Macho Like Me (3 stars)

This article is from 2016

Macho Like Me

An intriguing journey into the male world to see what makes a bloke tick

With no preamble whatsoever, Helie Lee fires straight into her one-woman show about being a man. Or more accurately, as we see in her documentary footage, she recalls the positives (initially, some) and negatives (ultimately, loads) of the six months she spent as a guy. Becoming tired of her Korean parents trying to hook her up with an Asian husband before she withers away into unattainable spinsterhood, Lee finally pairs herself up with a dude called Kevin who she quickly realises is not her ideal match. What is it that men want? What better way to find out than becoming one?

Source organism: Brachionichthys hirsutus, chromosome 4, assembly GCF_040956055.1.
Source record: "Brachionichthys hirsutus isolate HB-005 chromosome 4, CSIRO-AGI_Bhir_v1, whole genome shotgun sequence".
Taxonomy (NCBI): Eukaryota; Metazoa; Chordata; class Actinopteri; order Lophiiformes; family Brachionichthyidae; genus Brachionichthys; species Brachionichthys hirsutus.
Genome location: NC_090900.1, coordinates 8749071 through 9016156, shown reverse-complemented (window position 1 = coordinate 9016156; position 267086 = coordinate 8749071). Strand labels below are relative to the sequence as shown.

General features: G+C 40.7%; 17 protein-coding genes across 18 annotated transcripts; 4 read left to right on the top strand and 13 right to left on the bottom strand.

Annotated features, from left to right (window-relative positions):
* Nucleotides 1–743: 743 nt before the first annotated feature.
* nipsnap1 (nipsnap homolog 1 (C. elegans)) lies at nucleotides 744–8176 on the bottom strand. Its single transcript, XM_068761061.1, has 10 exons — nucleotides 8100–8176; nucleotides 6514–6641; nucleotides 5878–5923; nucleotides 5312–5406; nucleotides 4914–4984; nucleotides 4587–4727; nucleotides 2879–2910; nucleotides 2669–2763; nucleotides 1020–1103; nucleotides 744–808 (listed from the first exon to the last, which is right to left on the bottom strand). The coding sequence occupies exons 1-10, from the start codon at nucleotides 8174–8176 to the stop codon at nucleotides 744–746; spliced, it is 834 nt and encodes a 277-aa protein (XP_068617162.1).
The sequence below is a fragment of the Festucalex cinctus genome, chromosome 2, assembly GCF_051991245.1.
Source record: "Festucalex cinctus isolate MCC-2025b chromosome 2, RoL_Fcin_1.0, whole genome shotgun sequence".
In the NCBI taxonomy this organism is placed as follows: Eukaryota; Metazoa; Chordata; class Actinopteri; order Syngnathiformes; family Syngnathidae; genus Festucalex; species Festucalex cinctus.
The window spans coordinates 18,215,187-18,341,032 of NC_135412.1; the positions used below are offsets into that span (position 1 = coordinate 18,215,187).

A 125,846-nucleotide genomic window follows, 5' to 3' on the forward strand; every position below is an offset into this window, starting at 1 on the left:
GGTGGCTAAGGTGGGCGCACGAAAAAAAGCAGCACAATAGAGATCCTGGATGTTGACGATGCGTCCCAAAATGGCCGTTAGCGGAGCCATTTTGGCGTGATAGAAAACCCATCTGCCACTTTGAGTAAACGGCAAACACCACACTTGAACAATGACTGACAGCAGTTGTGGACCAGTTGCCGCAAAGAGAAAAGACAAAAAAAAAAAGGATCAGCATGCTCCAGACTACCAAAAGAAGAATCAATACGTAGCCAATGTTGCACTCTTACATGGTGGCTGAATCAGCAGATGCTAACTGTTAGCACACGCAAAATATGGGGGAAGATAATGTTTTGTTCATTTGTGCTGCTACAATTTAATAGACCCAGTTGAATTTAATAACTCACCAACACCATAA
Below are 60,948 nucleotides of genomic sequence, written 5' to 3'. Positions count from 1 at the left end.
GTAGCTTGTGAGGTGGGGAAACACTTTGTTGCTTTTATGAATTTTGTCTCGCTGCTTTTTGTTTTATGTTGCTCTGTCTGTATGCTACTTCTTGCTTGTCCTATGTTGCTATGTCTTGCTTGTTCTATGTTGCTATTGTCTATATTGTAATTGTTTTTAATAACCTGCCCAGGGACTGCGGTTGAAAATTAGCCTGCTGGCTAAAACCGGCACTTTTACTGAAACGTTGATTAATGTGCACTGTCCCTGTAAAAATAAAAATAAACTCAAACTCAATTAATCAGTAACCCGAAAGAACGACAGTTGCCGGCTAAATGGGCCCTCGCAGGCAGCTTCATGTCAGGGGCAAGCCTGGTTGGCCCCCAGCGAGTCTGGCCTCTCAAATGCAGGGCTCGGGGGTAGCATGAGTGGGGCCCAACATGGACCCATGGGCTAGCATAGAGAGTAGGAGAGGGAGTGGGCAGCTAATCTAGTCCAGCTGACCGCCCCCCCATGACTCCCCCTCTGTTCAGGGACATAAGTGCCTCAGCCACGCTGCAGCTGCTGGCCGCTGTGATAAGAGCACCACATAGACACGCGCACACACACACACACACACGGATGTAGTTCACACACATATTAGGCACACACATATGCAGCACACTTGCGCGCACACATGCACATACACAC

At first, she is charmed by the low price of a man's haircut as well as the comfort and range of men's clothing choices, but soon she feels vulnerable as a man, sensing that they're more likely to suffer random acts of violence than women. But more than that, she's gutted at not looking cool or attractive in her male guise.

While there are a number of sweeping generalisations about women (all women talk to each other! What about the shy, introverted ones?) and men (men never hug! What about the ones who do?), Lee's show is still a thought-provoking (and often wryly amusing) journey into the male world. It's hard to disagree with her that anyone (not just men) who can't communicate with one another are probably condemned to a lonely fate.

Gilded Balloon Teviot, until 29 Aug, 12.30pm, £10–£12 (£8–£10).

Macho Like Me

  • 3 stars

10 x 10 Entertainment and Fringe Management The true account of Helie Lee's remarkable six-month journey living as a man. Between the weight lifting, crew cut and a new wardrobe, Helie's excited to start her new life as Harry. But passing as a man is harder than it looks. Despite her studious observation of men's physical…